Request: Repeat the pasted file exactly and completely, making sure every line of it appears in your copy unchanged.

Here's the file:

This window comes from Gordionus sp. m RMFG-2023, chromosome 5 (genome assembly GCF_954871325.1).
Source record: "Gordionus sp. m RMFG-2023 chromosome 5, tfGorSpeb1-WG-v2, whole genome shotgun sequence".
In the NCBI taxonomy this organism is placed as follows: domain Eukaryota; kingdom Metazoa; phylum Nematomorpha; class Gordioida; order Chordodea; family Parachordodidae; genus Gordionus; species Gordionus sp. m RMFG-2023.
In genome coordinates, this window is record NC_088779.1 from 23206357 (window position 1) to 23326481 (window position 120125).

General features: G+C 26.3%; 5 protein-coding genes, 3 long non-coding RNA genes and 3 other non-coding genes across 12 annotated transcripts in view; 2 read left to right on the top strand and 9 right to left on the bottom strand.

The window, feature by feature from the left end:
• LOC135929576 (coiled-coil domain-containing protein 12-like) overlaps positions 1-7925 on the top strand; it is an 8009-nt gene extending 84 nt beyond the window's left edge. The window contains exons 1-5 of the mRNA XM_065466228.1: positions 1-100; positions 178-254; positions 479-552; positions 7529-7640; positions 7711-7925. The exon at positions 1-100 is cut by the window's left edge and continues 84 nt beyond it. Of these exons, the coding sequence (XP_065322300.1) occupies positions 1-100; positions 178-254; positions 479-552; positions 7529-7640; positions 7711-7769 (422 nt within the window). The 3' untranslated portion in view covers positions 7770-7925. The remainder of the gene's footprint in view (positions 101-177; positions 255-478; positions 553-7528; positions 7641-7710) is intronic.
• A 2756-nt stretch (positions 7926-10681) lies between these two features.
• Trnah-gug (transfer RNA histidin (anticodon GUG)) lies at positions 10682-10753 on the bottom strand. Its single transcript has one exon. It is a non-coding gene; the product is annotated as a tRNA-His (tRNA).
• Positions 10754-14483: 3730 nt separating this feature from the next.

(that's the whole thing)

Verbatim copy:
This window comes from Gordionus sp. m RMFG-2023, chromosome 5 (genome assembly GCF_954871325.1).
Source record: "Gordionus sp. m RMFG-2023 chromosome 5, tfGorSpeb1-WG-v2, whole genome shotgun sequence".
In the NCBI taxonomy this organism is placed as follows: domain Eukaryota; kingdom Metazoa; phylum Nematomorpha; class Gordioida; order Chordodea; family Parachordodidae; genus Gordionus; species Gordionus sp. m RMFG-2023.
In genome coordinates, this window is record NC_088779.1 from 23206357 (window position 1) to 23326481 (window position 120125).

General features: G+C 26.3%; 5 protein-coding genes, 3 long non-coding RNA genes and 3 other non-coding genes across 12 annotated transcripts in view; 2 read left to right on the top strand and 9 right to left on the bottom strand.

The window, feature by feature from the left end:
• LOC135929576 (coiled-coil domain-containing protein 12-like) overlaps positions 1-7925 on the top strand; it is an 8009-nt gene extending 84 nt beyond the window's left edge. The window contains exons 1-5 of the mRNA XM_065466228.1: positions 1-100; positions 178-254; positions 479-552; positions 7529-7640; positions 7711-7925. The exon at positions 1-100 is cut by the window's left edge and continues 84 nt beyond it. Of these exons, the coding sequence (XP_065322300.1) occupies positions 1-100; positions 178-254; positions 479-552; positions 7529-7640; positions 7711-7769 (422 nt within the window). The 3' untranslated portion in view covers positions 7770-7925. The remainder of the gene's footprint in view (positions 101-177; positions 255-478; positions 553-7528; positions 7641-7710) is intronic.
• A 2756-nt stretch (positions 7926-10681) lies between these two features.
• Trnah-gug (transfer RNA histidin (anticodon GUG)) lies at positions 10682-10753 on the bottom strand. Its single transcript has one exon. It is a non-coding gene; the product is annotated as a tRNA-His (tRNA).
• Positions 10754-14483: 3730 nt separating this feature from the next.